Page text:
What is Moral Foundations Theory?

Psychologists (and wider society) are becoming increasingly aware that we make political decisions using intuitions – non-conscious gut feelings – rather than through rational debate and consideration of evidence. In this post, I want to outline one influential theory that helps us to explain how and why we do this: moral foundations theory.

Moral foundations theory is a theory put together by American social psychologist Jonathan Haidt and his colleagues, and is built on three core principles. The first is that moral reasoning happens intuitively first, and that verbal reasoning happens second, acting as a justification of your intuitions. Let’s have a look at how this works.

Take a minute to read this story:

Julie and Mark are brother and sister. They are travelling together in France on summer vacation from college. One night they are staying alone in a cabin near the beach. They decide that it would be interesting and fun if they tried making love. At the very least, it would be a new experience for each of them. Julie was already taking birth control pills, but Mark uses a condom too, just to be safe. They both enjoy making love, but they decide never to do it again. They keep that night as a special secret, which makes them feel even closer to each other.

Notice the automatic gut reactions you have to this scenario. Haidt and his colleagues have found that people make fast moral judgements about this, with people being quick to say that what Julie and Mark are doing is wrong. It’s self-evidently wrong because of how the scenario makes you feel, right? However, when pressed for a justification of their judgements, people struggle to come up with reasons. After all, several forms of birth control are used, and the pair seemingly enjoy the experience – even if they do decide to do it just the once! Haidt calls this ‘moral dumbfounding’. This happens when we make intuitive judgements that have few rational justifications. We struggle to explain our judgements, but we don’t feel like we should change them.


The second principle of moral foundations theory is the morality is made up of different foundational constructs, which are on the screen now. These were put together by Jonathan Haidt and Craig Joseph in the mid-2000s, with liberty being added later in 2012. The theoretical basis for these ideas comes from evolutionary psychology and cross-cultural psychology, meaning that these constructs are said to describe universal moral concerns.

  1. Care refers to the innate desire to protect one’s own children from harm. This stems from their inherent vulnerability, and the position of caregivers to act as protectors. Nowadays, this concept has expanded to include a desire to protect of anybody who is towards the bottom of the social ladder.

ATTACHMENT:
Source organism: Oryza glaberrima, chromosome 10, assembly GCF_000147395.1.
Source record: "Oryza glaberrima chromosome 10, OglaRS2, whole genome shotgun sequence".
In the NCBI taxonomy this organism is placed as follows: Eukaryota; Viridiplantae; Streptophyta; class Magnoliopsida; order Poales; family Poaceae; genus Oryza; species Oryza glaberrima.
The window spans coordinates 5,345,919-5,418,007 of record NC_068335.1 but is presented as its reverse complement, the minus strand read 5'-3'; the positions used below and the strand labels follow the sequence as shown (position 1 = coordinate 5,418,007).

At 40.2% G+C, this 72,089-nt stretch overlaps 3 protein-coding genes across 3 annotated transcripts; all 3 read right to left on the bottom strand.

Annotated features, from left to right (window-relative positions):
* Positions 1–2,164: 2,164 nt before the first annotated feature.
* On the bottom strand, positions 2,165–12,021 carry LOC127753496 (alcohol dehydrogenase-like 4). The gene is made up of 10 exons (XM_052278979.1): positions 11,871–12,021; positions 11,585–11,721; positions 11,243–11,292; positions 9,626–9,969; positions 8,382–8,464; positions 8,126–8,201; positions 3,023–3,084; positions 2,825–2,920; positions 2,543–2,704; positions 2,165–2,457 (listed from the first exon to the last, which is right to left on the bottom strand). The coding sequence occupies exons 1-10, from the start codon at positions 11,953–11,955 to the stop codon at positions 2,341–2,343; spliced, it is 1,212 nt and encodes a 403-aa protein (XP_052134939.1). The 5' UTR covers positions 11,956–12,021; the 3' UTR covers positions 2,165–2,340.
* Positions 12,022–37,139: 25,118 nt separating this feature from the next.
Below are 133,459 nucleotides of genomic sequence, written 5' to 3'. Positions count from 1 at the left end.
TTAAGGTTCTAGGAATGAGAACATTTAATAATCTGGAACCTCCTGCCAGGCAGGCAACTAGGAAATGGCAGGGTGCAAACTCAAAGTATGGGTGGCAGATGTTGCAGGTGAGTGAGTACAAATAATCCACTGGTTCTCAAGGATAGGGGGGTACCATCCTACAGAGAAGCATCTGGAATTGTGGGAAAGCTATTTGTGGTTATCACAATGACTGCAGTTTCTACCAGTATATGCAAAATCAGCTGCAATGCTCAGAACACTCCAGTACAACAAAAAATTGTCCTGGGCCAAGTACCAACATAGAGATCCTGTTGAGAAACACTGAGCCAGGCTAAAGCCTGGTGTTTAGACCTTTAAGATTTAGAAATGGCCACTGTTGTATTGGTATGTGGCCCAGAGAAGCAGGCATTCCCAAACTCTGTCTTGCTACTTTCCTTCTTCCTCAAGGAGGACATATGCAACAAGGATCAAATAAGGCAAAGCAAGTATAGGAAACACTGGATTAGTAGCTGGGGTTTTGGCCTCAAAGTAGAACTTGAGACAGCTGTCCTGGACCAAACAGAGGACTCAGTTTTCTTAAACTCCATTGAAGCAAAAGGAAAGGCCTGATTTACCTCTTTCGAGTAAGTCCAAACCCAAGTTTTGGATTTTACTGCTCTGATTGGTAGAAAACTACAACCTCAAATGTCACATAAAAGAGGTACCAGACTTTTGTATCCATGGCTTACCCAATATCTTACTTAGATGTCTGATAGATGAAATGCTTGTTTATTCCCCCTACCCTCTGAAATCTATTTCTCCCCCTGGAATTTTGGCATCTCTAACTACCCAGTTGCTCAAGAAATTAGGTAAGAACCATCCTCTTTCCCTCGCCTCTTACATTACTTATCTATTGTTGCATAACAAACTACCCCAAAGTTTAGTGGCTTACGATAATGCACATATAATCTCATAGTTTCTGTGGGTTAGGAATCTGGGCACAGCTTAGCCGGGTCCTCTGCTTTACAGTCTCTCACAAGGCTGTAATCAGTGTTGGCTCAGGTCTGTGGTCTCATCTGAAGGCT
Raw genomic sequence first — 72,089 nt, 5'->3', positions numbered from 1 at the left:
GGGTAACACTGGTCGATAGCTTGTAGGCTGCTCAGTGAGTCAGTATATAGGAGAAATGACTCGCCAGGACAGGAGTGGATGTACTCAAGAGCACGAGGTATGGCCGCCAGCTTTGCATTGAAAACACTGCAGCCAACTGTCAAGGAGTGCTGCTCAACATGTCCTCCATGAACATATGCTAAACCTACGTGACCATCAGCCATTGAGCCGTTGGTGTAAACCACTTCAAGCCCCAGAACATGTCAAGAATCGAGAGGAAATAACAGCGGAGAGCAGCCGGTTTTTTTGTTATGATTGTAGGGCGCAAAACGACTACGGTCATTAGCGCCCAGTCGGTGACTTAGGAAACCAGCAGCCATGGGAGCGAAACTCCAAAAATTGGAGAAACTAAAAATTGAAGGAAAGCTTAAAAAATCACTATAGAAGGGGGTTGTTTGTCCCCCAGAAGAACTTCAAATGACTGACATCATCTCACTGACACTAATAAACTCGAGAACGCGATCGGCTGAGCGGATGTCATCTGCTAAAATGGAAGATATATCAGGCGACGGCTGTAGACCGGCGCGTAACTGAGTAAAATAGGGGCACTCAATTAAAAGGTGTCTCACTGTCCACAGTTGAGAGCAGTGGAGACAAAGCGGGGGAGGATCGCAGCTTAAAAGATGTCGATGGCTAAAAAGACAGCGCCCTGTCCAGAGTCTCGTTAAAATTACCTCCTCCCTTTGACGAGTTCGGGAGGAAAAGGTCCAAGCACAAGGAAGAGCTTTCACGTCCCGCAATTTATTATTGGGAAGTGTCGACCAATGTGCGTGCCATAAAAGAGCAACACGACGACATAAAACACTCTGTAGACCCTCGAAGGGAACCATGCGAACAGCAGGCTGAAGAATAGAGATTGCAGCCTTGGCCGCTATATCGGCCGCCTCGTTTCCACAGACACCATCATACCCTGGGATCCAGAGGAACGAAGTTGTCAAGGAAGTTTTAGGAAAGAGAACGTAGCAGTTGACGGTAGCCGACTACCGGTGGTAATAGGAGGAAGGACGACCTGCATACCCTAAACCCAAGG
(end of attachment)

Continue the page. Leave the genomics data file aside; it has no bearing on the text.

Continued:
2. Fairness is an interesting topic that means different things to different people. At its heart, fairness is all about justice, but as we know – true justice and social justice are often at-odds with each other. To some, fairness is indicated by everybody having the same opportunities. To others, if people have difference outcomes, then this is a sign of systemic unfairness. This difference between ‘equality of opportunity’ vs. ‘equality of outcomes’ is something that I’ll consider in another video soon.
  3. The authority foundation relates to our evolutionary history of having hierarchies in social interaction. For example, many would agree that having nobody in charge is not in the best interests of a healthy and functioning society. At the same time, having a dictator calling the shots at the expense of everybody else may not be somebody’s idea of fun, either.
  4. The loyalty foundation stems from our innate drive to form tribes and strong social connections. We have a long history of forming such groups, and continue to do so today through our religious communities and sports teams.
  5. Purity relates to our evolutionary drive to avoid things that are contagious, or otherwise contaminate our bodies. In more recent times, though, the purity foundation has become linked with social issues, and specifically relates to things that some people find disgusting, like alternative forms of sexual expression.
  6. The final moral foundation, liberty, refers to our desire to be free from external control. Types of liberty that are important to different people are lifestyle liberty – where people are free to act as they want – and economic liberty – where people keep hold of their money and spend it as they see fit.


Finally, the third principle of moral foundations theory is that the importance of each foundation varies between people, and this produces an individual political approach to the world within in person.


As you can see in the graph above, those who identify as being politically liberal (though they may be better described as leftists in some cases) typically place a higher moral value on care and fairness than the rest of the foundations, while those who identify as being politically conservative more-or-less equally value all of the moral foundations.

So the next time you’re trying to figure out why you think something is immoral and others don’t, just remember – maybe their moral intuitions are calibrated differently to yours. It’s by understanding these differences that we’ll begin to heal the wounds of political polarisation currently eating away at our societies.


If you’re interested in learning more about moral foundations theory, check out Jonathan Haidt’s popular bestseller, The Righteous Mind.

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